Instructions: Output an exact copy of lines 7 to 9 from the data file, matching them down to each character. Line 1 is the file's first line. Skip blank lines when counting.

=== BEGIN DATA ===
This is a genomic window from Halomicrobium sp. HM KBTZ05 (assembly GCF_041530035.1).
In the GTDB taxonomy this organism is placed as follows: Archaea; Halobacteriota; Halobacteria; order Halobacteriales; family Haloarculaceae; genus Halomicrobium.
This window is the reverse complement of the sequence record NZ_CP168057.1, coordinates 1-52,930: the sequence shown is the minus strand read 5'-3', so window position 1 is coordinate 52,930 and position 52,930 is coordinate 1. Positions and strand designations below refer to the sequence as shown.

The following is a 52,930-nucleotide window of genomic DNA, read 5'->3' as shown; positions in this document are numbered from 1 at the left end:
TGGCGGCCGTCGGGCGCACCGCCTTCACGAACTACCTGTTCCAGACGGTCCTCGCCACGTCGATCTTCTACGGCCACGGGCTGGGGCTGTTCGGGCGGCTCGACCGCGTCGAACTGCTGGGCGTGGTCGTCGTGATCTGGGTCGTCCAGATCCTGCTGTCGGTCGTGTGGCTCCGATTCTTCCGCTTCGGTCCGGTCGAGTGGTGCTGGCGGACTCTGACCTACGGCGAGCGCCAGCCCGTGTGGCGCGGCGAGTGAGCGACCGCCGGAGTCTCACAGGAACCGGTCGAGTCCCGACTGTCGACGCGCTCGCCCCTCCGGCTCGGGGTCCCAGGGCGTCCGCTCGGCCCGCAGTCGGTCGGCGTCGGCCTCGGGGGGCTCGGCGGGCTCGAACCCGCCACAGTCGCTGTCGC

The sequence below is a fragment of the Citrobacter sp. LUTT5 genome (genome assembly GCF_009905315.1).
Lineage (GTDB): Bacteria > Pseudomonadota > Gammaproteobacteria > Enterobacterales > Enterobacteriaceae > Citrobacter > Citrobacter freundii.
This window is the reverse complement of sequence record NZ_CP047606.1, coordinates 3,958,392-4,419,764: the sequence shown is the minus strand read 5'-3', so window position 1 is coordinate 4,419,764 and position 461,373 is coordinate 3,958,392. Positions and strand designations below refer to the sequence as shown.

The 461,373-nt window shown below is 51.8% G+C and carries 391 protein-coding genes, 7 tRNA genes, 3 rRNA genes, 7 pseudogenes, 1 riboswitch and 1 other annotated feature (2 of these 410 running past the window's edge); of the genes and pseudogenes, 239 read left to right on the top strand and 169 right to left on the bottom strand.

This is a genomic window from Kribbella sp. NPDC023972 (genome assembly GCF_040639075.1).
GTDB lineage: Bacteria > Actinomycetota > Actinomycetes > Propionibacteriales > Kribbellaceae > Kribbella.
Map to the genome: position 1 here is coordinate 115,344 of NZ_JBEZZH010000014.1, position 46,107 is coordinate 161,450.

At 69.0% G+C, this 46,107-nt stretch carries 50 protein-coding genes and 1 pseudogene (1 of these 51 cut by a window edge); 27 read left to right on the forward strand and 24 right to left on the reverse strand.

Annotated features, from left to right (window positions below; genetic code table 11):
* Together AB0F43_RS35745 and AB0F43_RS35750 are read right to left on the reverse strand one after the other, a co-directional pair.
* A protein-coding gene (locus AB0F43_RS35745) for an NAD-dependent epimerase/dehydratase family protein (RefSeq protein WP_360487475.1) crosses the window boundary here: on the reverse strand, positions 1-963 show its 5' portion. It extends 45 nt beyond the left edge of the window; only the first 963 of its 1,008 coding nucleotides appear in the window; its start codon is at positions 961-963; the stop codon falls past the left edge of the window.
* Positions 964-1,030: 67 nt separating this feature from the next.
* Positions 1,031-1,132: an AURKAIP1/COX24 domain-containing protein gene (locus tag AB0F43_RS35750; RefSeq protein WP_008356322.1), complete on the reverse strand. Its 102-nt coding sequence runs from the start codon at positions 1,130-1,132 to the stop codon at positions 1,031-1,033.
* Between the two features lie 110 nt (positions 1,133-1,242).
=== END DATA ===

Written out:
Lineage (GTDB): Bacteria > Pseudomonadota > Gammaproteobacteria > Enterobacterales > Enterobacteriaceae > Citrobacter > Citrobacter freundii.
This window is the reverse complement of sequence record NZ_CP047606.1, coordinates 3,958,392-4,419,764: the sequence shown is the minus strand read 5'-3', so window position 1 is coordinate 4,419,764 and position 461,373 is coordinate 3,958,392. Positions and strand designations below refer to the sequence as shown.

The 461,373-nt window shown below is 51.8% G+C and carries 391 protein-coding genes, 7 tRNA genes, 3 rRNA genes, 7 pseudogenes, 1 riboswitch and 1 other annotated feature (2 of these 410 running past the window's edge); of the genes and pseudogenes, 239 read left to right on the top strand and 169 right to left on the bottom strand.